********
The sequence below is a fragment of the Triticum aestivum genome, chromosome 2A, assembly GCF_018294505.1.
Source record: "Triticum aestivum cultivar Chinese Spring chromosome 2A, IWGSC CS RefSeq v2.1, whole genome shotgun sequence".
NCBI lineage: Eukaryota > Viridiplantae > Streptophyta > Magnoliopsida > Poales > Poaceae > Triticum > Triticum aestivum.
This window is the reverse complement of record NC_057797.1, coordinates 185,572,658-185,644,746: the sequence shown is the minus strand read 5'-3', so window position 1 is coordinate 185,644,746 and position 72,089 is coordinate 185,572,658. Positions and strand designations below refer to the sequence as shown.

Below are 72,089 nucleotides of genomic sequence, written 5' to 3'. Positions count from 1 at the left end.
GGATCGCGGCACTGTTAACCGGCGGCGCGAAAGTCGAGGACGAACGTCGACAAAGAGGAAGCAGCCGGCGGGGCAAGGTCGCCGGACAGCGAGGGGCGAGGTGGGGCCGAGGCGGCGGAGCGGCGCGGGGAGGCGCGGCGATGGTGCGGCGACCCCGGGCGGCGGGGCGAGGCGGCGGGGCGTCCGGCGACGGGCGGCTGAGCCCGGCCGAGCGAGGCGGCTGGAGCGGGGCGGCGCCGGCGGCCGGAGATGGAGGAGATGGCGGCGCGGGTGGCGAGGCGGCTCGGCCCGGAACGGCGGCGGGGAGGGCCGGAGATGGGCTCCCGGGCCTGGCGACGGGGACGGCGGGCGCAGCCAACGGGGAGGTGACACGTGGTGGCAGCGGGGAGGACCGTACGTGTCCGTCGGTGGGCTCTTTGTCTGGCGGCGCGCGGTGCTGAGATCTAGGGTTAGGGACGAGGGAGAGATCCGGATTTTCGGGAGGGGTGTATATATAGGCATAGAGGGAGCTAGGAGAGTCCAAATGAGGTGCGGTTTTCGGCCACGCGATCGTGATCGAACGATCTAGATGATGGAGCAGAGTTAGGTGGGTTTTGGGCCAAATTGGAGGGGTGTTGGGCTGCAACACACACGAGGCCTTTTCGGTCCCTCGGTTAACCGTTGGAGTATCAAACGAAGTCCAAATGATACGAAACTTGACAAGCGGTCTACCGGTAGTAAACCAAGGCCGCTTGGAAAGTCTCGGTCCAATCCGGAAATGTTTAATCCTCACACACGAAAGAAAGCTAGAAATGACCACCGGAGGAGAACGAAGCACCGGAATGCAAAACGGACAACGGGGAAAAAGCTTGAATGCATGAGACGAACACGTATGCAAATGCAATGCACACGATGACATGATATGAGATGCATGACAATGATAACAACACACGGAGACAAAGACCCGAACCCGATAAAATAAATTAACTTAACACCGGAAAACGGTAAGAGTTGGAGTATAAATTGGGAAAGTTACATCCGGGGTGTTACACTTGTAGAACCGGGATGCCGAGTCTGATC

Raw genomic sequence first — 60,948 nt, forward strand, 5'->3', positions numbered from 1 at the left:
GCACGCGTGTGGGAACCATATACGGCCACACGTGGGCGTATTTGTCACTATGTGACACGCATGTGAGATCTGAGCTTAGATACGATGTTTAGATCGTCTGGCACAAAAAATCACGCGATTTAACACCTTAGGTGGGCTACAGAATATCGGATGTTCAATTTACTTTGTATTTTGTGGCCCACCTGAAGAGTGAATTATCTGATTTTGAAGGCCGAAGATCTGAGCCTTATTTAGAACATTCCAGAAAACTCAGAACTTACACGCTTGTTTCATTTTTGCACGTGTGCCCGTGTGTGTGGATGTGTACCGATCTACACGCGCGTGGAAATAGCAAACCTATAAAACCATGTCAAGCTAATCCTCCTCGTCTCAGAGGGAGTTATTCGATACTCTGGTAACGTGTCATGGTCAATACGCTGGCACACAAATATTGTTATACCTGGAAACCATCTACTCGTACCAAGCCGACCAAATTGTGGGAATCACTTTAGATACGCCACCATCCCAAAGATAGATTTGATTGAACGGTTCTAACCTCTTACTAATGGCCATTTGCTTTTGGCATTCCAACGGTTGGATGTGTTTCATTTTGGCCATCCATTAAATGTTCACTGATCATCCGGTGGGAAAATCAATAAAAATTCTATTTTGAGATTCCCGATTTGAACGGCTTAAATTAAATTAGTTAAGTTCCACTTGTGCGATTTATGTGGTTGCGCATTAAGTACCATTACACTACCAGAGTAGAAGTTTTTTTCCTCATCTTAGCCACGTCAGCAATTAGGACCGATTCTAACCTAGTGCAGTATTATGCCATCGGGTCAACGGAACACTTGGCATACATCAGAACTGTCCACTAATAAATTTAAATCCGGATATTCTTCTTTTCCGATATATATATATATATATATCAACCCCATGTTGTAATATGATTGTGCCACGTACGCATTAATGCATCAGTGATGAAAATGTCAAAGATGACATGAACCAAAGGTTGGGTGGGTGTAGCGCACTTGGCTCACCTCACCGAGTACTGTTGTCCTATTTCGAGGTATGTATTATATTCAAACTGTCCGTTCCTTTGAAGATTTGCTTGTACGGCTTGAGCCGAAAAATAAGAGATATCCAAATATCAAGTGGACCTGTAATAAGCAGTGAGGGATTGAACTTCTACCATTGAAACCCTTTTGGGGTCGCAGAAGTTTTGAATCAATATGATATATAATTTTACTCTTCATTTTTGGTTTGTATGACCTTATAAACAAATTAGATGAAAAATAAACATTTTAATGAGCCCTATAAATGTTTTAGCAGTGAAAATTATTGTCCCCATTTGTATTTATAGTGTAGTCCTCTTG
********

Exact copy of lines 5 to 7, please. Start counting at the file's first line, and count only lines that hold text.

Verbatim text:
Below are 72,089 nucleotides of genomic sequence, written 5' to 3'. Positions count from 1 at the left end.
GGATCGCGGCACTGTTAACCGGCGGCGCGAAAGTCGAGGACGAACGTCGACAAAGAGGAAGCAGCCGGCGGGGCAAGGTCGCCGGACAGCGAGGGGCGAGGTGGGGCCGAGGCGGCGGAGCGGCGCGGGGAGGCGCGGCGATGGTGCGGCGACCCCGGGCGGCGGGGCGAGGCGGCGGGGCGTCCGGCGACGGGCGGCTGAGCCCGGCCGAGCGAGGCGGCTGGAGCGGGGCGGCGCCGGCGGCCGGAGATGGAGGAGATGGCGGCGCGGGTGGCGAGGCGGCTCGGCCCGGAACGGCGGCGGGGAGGGCCGGAGATGGGCTCCCGGGCCTGGCGACGGGGACGGCGGGCGCAGCCAACGGGGAGGTGACACGTGGTGGCAGCGGGGAGGACCGTACGTGTCCGTCGGTGGGCTCTTTGTCTGGCGGCGCGCGGTGCTGAGATCTAGGGTTAGGGACGAGGGAGAGATCCGGATTTTCGGGAGGGGTGTATATATAGGCATAGAGGGAGCTAGGAGAGTCCAAATGAGGTGCGGTTTTCGGCCACGCGATCGTGATCGAACGATCTAGATGATGGAGCAGAGTTAGGTGGGTTTTGGGCCAAATTGGAGGGGTGTTGGGCTGCAACACACACGAGGCCTTTTCGGTCCCTCGGTTAACCGTTGGAGTATCAAACGAAGTCCAAATGATACGAAACTTGACAAGCGGTCTACCGGTAGTAAACCAAGGCCGCTTGGAAAGTCTCGGTCCAATCCGGAAATGTTTAATCCTCACACACGAAAGAAAGCTAGAAATGACCACCGGAGGAGAACGAAGCACCGGAATGCAAAACGGACAACGGGGAAAAAGCTTGAATGCATGAGACGAACACGTATGCAAATGCAATGCACACGATGACATGATATGAGATGCATGACAATGATAACAACACACGGAGACAAAGACCCGAACCCGATAAAATAAATTAACTTAACACCGGAAAACGGTAAGAGTTGGAGTATAAATTGGGAAAGTTACATCCGGGGTGTTACACTTGTAGAACCGGGATGCCGAGTCTGATC

Raw genomic sequence first — 60,948 nt, forward strand, 5'->3', positions numbered from 1 at the left: